Biden’s candid remark offered a window into why Democrats, who already face economic and historical headwinds heading into November’s midterms, have struggled to coalesce around a message to make their case to keep their narrow House and Senate majorities.
They argue that Democrats’ record in the first 14 months of Biden’s administration offers a strong contrast with Republicans, who have so far built their midterm message around opposition to Biden rather than a vision for what the GOP would do if it wins control of Congress in November. Republicans need a net of five seats to win back the House and one seat to retake the Senate this fall.
“The overall message of, yes, Biden has moved the country forward — shots in the arm, money in pockets, has improved unemployment numbers — all of that is true,” said Jane Kleeb, the Nebraska Democratic Party chair. “What’s also true is people like the concrete things that they can get their hands around at the national level as well as the local level.”
“What’s on President Biden’s shoulders and the DNC is improving the overall brand of Democrats,” she said.
Other DNC members also pointed to rising gas prices as a major obstacle in selling the party’s economic achievements.
“We’ve got to clear up this assumption that President Biden is the reason gas is going through the roof,” said Felesia Martin, a Wisconsin Democratic Party vice chair and Milwaukee County supervisor.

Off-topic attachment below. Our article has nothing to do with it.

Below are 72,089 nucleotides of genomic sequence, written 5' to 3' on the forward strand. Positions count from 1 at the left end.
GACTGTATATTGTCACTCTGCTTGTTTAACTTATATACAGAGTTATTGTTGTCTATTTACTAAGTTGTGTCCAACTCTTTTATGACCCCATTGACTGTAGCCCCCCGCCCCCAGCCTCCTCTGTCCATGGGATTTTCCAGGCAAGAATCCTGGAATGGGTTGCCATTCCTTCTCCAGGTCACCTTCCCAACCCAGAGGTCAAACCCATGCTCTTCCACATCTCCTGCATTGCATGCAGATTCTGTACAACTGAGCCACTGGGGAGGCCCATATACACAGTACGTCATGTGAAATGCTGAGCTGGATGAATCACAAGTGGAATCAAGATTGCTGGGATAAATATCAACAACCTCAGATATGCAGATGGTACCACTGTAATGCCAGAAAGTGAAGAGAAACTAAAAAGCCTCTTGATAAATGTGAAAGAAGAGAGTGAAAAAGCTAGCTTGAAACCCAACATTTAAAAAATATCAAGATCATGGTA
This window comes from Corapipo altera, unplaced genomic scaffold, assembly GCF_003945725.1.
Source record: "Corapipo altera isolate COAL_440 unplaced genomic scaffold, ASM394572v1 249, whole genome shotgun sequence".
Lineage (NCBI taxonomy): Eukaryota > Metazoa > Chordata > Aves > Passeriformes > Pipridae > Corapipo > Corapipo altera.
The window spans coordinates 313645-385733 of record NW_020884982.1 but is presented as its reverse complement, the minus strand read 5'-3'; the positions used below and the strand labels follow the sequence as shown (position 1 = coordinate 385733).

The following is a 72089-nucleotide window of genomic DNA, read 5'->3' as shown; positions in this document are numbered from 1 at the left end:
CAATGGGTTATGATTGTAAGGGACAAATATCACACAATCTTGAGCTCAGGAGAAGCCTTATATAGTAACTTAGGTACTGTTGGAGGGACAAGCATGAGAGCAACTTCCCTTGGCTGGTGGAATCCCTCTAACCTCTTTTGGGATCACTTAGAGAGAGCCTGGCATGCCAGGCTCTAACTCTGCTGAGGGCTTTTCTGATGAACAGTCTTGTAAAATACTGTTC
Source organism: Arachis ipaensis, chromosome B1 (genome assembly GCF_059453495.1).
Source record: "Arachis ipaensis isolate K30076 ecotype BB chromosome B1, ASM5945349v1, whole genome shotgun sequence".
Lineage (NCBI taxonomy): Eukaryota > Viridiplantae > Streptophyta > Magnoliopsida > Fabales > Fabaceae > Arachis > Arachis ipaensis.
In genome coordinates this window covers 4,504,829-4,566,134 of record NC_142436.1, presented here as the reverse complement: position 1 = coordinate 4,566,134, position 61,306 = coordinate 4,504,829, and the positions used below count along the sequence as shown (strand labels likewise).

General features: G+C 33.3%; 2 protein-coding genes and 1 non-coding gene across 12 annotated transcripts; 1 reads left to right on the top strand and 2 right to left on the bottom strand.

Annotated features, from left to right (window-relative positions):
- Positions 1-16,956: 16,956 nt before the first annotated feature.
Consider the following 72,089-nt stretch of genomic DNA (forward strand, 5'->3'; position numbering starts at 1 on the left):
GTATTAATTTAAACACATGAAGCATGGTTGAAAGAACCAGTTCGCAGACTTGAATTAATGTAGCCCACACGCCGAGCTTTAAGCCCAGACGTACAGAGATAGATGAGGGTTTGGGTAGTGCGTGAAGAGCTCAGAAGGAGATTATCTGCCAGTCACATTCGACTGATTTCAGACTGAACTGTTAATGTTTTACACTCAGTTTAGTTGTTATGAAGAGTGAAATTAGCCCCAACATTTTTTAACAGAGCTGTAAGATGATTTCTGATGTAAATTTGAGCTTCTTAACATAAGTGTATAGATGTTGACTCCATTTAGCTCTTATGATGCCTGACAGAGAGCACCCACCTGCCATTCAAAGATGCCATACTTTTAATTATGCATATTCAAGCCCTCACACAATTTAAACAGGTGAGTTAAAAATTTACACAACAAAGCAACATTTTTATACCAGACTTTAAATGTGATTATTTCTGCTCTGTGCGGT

“So much is going on. Two years of Covid, carrying into a third year, multiple variants, and it’s impacting everybody economically and on the home front with education. They’re not going to take the time to absorb all the great things that Democrats have done and are delivering on,” she said. “That is the major challenge for all of us.”
Focusing on the GOP
In a call with reporters, DNC Chair Jaime Harrison pointed to Johnson’s comment in a recent Breitbart interview that Republicans should continue to seek to repeal Obamacare if they win control of Congress in November and the White House in 2024.
Harrison also pointed to the recent 11-point plan released by Scott, who chairs the National Republican Senatorial Committee, the Senate GOP’s campaign arm. His plan included a proposal that read: “All Americans should pay some income tax to have skin in the game, even if a small amount.”
“Republicans have finally made their agenda crystal clear,” Harrison said. “Thanks to Senator and NRSC Chair Rick Scott and Sen. Ron Johnson, we know exactly what the Republican economic agenda is. It’s for higher taxes, higher health care premiums. And absolutely they have no plan to lower costs on prescription drugs or other things in this country.”
Still, Michigan Sen. Gary Peters, the chairman of the Democratic Senatorial Campaign Committee, said: “Without question, that’s going to be a big issue, given that that’s part of their platform. And every single candidate will be asked about their position on that as we go forward.”
“I believe that folks don’t want to go back to the days when Republicans were focused on the wealthiest in this country and the highly profitable corporations that continue to increase prices right now,” Peters said.
Democrats also previewed an effort to latch Republican midterm candidates to more controversial figures in the GOP, including Trump, Georgia Rep. Marjorie Taylor Greene, Abbott and Gov. Ron DeSantis of Florida.
Still, Biden told DNC members Thursday night that the party needs to find a way to recapture its energy from the 2018 and 2020 election cycles that were favorable to Democrats.
If the party loses control of Congress in November, the President said, “it’s going to be a sad, sad two years” until the 2024 election.